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On October 3, 2009, about 1930 eastern daylight time, a Piper PA-32R-300, N8809C, was substantially damaged during a gear-up landing at Columbus County Municipal Airport (CPC), Whiteville, North Carolina. The certificated private pilot and passenger were not injured. Visual meteorological conditions prevailed for the local personal flight that originated at CPC, at 1730, and was conducted under the provisions of 14 Code of Federal Regulations Part 91.
In a telephone interview, one witness, a certificated airframe and powerplant mechanic, stated that he was working at the airport when he noticed the airplane maneuvering around the airport. Soon after, the pilot contacted the airport manager by cellular telephone and then spoke to the mechanic directly.
According to the mechanic, the pilot reported a complete loss of electrical power, and that he was unable to lower the landing gear as a result. Several attempts to lower the landing gear using the emergency procedures published in the Pilot’s Operating Handbook were also unsuccessful. The mechanic stated that while the telephone connection was weak, he was sure that he and the pilot reviewed the procedure properly, and that the gear would not deploy.
After an estimated 90 minutes of maneuvering and troubleshooting, the pilot announced that he was low on fuel, running out of daylight, and would land the airplane gear-up. The mechanic advised the pilot to land on the pavement, and not in the grass.
According to the mechanic, the airplane was at low altitude over the approach end of the runway when the pilot “chopped the power.” He said, “He chopped the power too high, and didn’t have enough ‘flare speed’ and hit the runway pretty hard.”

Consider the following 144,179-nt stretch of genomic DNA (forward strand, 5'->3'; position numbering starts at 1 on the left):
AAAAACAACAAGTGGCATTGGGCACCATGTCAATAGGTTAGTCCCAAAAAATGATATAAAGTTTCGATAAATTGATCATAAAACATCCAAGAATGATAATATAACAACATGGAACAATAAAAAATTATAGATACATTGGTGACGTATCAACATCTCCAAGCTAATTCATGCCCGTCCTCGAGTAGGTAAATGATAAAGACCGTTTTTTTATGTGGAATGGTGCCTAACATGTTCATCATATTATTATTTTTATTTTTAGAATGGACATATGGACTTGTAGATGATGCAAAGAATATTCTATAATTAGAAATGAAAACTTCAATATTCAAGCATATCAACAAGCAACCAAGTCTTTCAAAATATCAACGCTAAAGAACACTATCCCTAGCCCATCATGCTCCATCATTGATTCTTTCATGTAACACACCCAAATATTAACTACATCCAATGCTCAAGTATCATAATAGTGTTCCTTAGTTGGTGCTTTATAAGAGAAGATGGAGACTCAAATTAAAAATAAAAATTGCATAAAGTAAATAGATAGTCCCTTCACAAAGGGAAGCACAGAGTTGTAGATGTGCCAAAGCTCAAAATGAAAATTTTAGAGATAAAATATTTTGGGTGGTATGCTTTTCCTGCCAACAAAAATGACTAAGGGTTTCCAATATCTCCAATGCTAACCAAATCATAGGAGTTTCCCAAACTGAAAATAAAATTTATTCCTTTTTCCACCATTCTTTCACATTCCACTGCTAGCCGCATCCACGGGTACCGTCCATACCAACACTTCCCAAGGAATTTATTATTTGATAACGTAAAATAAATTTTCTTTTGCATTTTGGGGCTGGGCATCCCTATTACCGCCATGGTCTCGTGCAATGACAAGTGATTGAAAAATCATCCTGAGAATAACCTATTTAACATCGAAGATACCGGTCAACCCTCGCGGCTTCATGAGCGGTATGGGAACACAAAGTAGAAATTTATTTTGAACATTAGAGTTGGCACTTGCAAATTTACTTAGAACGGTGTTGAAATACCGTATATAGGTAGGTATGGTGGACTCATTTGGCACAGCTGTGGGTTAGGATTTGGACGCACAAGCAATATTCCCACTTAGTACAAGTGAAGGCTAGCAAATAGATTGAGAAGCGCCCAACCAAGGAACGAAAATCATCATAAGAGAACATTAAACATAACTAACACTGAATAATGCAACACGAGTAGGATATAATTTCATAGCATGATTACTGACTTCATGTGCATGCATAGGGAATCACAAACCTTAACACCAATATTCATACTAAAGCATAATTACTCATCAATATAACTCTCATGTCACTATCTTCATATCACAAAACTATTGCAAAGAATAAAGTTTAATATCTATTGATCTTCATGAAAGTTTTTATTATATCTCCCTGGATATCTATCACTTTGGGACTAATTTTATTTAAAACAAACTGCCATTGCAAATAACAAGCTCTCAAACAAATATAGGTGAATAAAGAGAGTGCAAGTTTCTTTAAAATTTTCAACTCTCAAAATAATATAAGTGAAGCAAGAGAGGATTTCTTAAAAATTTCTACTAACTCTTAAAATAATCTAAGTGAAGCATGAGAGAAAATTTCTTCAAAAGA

In a telephone interview, the pilot provided a similar accounting of events. He said that there were two different procedures for the emergency lowering of the landing gear, neither of which worked. The pilot stated that after he decided to land the airplane gear-up, he entered a left hand traffic pattern, and completed the “gear-up landing procedure” by the checklist.
A review of Federal Aviation Administration (FAA) airman records revealed that pilot held a private pilot certificate with a rating for airplane single engine land. His most recent FAA third class medical certificate was issued in January 2008. The pilot reported 320 total hours of flight experience with 88 total hours in the accident airplane make and model.
According to FAA and maintenance records, the airplane was manufactured in 1976 and had accrued 3,902 total aircraft hours. Its most recent annual inspection was completed in November 20, 2008, at 3,882 total aircraft hours.
At 1934, the weather reported at CPC included clear skies and winds from 190 degrees at 5 knots. The visibility was 10 miles. The temperature was 24 degrees Celsius (C) and the dew point was 19 degrees C.
Examination of the airplane at the scene revealed substantial damage to the firewall, fuselage, and empennage structures. According to the mechanic, during the recovery, the airplane was raised and the landing gear “just came down by itself.”
Detailed examination of the airplane by the mechanic revealed that the air conditioning compressor had seized, the compressor belt had broken, which then fouled the alternator belt. According to the mechanic, once the alternator belt broke, the battery power was exhausted, and the airplane experienced a complete electrical failure
On October 5, 2009, the airplane was examined by an FAA aviation safety inspector, who confirmed the damage as well as the diagnosis of the original malfunction offered by the mechanic. Examination of the landing gear revealed that with electrical power applied, the landing gear would operate as designed. With electrical power removed, the “emergency down valve” which allowed the gear to free-fall into position was "stuck," and would not release the hydraulic pressure to allow the gear to lower. Instead, the pressure was released by opening the hydraulic line, and the gear then lowered as designed. According to the mechanic, "We concluded the valve was stopped up internally and did not release pressure when actuated. We did not remove the valve or have it tested."
According to the Piper Cherokee Six/Lance Service manual, the inspection of the entire landing gear system, with operational checks, should be performed every 100 flight hours. The airplane had accrued only 20 total flight hours during the nearly 10.5 months that had elapsed since the airplane's last annual inspection.